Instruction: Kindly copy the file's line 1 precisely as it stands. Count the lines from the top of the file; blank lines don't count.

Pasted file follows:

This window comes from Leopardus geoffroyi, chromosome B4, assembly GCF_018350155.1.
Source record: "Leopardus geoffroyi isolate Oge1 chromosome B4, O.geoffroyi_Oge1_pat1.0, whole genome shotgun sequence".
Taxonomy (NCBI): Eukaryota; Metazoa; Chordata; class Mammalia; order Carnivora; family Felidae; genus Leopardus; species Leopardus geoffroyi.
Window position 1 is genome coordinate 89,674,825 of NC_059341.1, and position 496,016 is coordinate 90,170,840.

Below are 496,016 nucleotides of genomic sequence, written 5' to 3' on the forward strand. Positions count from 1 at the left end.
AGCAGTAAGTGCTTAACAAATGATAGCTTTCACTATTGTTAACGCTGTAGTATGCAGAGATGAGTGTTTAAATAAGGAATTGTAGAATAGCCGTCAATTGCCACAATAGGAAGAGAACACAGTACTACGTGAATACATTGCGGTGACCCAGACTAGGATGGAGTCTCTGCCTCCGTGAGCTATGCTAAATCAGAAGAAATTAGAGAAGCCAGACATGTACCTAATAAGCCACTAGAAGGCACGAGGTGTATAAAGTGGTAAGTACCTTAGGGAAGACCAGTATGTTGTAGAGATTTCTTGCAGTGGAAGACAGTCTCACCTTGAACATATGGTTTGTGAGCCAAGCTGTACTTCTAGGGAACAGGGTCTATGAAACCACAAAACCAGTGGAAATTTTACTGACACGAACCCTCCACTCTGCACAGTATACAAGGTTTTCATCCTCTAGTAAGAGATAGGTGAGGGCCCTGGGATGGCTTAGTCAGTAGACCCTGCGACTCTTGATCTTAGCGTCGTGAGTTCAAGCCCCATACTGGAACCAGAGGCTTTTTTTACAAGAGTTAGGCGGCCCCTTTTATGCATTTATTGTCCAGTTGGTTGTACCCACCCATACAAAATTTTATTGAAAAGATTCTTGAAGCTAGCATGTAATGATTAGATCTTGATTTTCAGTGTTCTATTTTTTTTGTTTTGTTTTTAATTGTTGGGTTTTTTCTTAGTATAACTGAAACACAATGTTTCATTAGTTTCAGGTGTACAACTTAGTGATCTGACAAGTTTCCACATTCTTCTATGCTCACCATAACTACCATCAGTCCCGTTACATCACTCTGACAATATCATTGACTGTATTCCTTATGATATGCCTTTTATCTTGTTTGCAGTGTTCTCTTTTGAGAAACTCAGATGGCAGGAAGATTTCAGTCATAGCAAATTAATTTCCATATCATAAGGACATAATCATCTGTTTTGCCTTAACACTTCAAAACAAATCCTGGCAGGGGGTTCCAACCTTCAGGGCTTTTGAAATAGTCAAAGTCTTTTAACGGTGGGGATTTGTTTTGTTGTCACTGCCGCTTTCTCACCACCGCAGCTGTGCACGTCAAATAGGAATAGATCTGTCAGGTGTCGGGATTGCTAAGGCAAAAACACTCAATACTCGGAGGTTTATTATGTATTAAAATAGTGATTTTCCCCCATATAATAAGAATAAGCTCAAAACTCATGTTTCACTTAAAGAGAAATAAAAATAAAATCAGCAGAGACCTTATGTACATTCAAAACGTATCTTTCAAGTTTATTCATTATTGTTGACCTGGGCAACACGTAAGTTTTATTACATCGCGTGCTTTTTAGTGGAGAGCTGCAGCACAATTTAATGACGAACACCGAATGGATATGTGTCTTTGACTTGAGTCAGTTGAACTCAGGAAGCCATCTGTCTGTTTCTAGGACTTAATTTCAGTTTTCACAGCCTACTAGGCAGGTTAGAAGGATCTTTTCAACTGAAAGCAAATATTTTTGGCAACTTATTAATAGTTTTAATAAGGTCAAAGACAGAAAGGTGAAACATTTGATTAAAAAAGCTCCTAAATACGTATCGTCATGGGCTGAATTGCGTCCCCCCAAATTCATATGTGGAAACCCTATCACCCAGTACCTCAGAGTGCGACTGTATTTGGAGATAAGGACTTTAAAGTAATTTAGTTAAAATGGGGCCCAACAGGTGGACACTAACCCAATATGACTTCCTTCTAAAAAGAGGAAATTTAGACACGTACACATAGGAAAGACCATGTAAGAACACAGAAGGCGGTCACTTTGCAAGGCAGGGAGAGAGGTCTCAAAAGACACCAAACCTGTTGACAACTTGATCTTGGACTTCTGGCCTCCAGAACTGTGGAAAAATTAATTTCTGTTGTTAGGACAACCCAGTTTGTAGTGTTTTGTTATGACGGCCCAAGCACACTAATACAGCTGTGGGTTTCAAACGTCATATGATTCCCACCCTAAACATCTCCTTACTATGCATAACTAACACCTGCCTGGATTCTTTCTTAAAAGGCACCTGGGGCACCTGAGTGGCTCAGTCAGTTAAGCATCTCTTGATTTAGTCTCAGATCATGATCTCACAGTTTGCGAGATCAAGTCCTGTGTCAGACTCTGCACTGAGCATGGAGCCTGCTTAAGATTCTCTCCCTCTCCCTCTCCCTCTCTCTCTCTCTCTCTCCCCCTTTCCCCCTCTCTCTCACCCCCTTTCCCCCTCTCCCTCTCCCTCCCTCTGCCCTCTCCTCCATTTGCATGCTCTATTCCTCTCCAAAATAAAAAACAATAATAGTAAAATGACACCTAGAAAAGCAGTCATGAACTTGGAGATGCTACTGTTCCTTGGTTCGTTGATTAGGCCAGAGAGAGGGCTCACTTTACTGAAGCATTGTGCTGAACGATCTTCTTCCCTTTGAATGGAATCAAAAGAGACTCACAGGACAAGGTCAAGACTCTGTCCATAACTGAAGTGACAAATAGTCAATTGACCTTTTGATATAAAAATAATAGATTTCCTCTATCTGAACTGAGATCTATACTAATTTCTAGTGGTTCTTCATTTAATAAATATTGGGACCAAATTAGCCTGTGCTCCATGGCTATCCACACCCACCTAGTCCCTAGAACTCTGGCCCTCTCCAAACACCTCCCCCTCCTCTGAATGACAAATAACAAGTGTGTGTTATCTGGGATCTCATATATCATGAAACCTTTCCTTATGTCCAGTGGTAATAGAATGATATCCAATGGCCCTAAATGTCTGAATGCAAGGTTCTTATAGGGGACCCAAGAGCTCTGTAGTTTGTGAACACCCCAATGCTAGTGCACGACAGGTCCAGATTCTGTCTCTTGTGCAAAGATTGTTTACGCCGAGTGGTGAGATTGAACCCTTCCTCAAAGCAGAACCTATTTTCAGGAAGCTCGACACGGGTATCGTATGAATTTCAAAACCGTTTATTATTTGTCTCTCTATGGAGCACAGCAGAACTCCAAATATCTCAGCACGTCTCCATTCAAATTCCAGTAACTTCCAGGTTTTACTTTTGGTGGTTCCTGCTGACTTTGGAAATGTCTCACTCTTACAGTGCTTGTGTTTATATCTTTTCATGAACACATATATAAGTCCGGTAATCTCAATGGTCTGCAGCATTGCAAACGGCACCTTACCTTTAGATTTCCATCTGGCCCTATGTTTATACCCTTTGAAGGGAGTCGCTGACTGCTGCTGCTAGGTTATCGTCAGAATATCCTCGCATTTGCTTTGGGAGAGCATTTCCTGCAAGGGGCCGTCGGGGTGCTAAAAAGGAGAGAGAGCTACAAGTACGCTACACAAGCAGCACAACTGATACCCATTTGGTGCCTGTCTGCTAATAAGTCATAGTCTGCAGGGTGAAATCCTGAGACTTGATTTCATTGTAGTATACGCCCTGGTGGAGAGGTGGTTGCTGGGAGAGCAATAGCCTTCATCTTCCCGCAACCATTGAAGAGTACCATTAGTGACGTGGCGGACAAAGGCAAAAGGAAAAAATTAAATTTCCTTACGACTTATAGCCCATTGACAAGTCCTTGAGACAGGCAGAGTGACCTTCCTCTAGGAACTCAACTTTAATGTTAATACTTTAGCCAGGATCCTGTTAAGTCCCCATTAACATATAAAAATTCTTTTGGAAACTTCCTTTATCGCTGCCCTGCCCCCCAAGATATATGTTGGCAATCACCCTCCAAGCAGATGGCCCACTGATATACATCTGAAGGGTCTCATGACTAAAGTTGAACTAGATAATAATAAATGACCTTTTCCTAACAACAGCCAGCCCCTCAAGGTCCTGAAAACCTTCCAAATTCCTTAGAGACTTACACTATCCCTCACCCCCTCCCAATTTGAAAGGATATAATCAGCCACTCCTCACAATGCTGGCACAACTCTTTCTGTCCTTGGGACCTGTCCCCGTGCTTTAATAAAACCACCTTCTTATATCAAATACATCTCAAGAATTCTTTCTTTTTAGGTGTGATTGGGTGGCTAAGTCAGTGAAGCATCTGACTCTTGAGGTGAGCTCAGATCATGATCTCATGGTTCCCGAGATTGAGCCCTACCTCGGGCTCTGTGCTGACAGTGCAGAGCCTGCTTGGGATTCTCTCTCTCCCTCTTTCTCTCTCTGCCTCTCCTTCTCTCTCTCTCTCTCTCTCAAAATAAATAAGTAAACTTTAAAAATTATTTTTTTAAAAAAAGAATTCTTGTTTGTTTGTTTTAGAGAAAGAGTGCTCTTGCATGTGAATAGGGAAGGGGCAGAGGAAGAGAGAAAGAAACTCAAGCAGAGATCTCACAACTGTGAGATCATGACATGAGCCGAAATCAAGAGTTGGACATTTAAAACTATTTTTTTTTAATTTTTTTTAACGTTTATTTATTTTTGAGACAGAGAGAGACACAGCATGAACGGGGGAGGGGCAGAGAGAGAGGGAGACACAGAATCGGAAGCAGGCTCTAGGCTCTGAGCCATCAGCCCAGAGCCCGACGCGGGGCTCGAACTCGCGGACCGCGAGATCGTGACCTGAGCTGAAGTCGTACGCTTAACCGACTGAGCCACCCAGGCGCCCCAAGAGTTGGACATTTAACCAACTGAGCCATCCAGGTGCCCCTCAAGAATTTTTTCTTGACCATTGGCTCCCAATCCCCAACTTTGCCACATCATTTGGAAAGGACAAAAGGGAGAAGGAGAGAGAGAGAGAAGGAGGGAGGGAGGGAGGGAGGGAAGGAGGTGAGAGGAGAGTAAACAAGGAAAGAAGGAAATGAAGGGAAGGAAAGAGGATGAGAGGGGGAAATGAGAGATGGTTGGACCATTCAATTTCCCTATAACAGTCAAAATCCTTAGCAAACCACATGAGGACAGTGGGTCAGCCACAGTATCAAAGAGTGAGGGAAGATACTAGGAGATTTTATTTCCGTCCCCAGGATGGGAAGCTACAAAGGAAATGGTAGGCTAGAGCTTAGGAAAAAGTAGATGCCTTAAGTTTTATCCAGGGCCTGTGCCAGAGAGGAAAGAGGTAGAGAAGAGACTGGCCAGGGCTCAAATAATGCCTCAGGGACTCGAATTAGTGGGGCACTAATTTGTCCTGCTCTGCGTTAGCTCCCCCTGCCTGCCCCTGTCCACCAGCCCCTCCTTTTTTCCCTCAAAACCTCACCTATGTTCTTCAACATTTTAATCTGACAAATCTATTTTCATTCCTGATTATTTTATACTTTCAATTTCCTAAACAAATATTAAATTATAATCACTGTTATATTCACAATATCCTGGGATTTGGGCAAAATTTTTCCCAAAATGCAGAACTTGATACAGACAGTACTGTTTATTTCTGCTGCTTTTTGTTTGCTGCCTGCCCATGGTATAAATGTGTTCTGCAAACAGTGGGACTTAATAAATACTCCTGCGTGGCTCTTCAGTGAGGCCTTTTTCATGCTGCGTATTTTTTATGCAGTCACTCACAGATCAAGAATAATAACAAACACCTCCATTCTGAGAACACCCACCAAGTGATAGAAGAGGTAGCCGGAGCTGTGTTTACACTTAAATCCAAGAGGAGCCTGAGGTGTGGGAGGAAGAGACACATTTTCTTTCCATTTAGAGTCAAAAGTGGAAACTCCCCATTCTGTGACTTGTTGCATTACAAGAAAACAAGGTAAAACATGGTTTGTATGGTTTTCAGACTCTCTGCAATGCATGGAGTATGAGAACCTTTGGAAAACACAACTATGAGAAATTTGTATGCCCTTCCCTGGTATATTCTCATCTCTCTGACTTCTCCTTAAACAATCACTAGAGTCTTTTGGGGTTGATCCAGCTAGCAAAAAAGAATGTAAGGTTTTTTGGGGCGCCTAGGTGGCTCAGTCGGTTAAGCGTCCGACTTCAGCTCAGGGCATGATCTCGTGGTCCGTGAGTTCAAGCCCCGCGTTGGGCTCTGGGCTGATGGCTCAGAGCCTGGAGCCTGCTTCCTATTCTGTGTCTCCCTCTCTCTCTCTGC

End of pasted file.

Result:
This window comes from Leopardus geoffroyi, chromosome B4, assembly GCF_018350155.1.